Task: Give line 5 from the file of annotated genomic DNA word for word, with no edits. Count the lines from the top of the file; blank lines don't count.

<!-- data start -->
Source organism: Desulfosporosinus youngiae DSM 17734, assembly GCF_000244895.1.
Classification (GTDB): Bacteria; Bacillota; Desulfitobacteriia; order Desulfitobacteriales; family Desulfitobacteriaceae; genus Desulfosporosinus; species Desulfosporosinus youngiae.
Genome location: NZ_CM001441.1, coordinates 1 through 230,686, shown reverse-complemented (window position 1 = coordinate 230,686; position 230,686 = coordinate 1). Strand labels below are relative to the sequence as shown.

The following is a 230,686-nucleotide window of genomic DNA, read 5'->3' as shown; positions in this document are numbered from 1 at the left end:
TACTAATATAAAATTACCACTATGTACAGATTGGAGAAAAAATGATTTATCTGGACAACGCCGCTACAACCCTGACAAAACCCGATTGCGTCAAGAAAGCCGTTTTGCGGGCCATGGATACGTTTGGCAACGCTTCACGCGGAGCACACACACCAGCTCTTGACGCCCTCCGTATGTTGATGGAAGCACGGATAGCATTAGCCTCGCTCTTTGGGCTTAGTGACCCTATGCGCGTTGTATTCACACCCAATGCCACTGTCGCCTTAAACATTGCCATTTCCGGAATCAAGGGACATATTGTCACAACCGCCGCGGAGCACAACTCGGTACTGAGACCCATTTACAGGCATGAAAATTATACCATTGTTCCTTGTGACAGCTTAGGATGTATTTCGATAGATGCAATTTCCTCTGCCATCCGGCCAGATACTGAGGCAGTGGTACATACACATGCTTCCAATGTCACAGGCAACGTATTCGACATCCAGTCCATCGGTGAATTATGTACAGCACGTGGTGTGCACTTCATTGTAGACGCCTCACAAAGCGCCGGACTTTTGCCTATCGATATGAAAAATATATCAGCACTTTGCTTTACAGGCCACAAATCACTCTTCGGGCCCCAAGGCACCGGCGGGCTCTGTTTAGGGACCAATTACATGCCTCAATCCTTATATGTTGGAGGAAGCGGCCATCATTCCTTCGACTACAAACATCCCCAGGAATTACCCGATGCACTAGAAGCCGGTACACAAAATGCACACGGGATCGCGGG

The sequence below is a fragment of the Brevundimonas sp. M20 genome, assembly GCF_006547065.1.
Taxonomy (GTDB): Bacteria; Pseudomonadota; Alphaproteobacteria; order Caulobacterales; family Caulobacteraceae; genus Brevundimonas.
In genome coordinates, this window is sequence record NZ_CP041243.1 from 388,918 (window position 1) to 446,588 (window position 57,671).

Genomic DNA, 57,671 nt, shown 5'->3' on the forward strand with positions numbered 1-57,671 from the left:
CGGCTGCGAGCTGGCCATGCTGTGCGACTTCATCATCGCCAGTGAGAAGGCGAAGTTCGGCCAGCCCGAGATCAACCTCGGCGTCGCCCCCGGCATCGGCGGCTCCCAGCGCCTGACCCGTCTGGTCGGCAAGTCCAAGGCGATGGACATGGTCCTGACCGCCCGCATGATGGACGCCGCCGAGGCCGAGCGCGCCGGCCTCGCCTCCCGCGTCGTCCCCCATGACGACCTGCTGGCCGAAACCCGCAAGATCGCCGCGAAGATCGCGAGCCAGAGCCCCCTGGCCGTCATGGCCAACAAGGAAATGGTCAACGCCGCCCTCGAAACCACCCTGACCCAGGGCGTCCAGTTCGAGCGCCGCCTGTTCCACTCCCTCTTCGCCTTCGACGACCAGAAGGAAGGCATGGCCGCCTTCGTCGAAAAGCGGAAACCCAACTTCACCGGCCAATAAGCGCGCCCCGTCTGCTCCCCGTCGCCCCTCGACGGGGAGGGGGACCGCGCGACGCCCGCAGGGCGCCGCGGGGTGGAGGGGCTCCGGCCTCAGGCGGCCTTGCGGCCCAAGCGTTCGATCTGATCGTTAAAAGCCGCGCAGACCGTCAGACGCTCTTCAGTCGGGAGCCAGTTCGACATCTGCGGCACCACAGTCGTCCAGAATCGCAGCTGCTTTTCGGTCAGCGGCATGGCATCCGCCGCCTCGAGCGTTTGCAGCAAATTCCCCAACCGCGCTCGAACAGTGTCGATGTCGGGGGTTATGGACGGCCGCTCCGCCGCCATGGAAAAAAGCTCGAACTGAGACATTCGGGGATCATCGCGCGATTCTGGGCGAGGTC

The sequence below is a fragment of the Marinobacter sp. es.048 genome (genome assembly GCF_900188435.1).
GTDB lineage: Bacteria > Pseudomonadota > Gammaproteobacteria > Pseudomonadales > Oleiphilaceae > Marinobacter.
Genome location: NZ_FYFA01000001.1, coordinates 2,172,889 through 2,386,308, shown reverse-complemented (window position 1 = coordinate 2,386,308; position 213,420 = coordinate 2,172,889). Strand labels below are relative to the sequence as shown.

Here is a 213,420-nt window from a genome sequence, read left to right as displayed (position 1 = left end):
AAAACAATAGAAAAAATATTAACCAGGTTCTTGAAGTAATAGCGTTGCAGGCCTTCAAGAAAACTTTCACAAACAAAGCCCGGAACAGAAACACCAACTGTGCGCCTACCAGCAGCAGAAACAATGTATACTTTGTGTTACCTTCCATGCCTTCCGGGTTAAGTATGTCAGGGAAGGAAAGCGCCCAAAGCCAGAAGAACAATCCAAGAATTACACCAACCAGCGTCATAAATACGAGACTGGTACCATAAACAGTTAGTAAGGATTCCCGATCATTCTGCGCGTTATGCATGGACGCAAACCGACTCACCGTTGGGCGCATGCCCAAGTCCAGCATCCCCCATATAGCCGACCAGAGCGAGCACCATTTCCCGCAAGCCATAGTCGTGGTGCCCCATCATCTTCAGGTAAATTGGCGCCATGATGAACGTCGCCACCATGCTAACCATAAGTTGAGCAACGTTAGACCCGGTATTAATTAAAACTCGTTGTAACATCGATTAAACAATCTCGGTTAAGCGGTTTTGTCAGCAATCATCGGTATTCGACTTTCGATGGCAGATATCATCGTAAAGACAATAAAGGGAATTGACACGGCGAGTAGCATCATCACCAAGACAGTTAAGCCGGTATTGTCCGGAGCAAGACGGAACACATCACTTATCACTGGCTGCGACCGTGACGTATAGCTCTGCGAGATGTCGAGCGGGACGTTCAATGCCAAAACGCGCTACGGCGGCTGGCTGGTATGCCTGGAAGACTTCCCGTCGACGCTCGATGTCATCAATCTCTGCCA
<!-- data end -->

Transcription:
TACTAATATAAAATTACCACTATGTACAGATTGGAGAAAAAATGATTTATCTGGACAACGCCGCTACAACCCTGACAAAACCCGATTGCGTCAAGAAAGCCGTTTTGCGGGCCATGGATACGTTTGGCAACGCTTCACGCGGAGCACACACACCAGCTCTTGACGCCCTCCGTATGTTGATGGAAGCACGGATAGCATTAGCCTCGCTCTTTGGGCTTAGTGACCCTATGCGCGTTGTATTCACACCCAATGCCACTGTCGCCTTAAACATTGCCATTTCCGGAATCAAGGGACATATTGTCACAACCGCCGCGGAGCACAACTCGGTACTGAGACCCATTTACAGGCATGAAAATTATACCATTGTTCCTTGTGACAGCTTAGGATGTATTTCGATAGATGCAATTTCCTCTGCCATCCGGCCAGATACTGAGGCAGTGGTACATACACATGCTTCCAATGTCACAGGCAACGTATTCGACATCCAGTCCATCGGTGAATTATGTACAGCACGTGGTGTGCACTTCATTGTAGACGCCTCACAAAGCGCCGGACTTTTGCCTATCGATATGAAAAATATATCAGCACTTTGCTTTACAGGCCACAAATCACTCTTCGGGCCCCAAGGCACCGGCGGGCTCTGTTTAGGGACCAATTACATGCCTCAATCCTTATATGTTGGAGGAAGCGGCCATCATTCCTTCGACTACAAACATCCCCAGGAATTACCCGATGCACTAGAAGCCGGTACACAAAATGCACACGGGATCGCGGG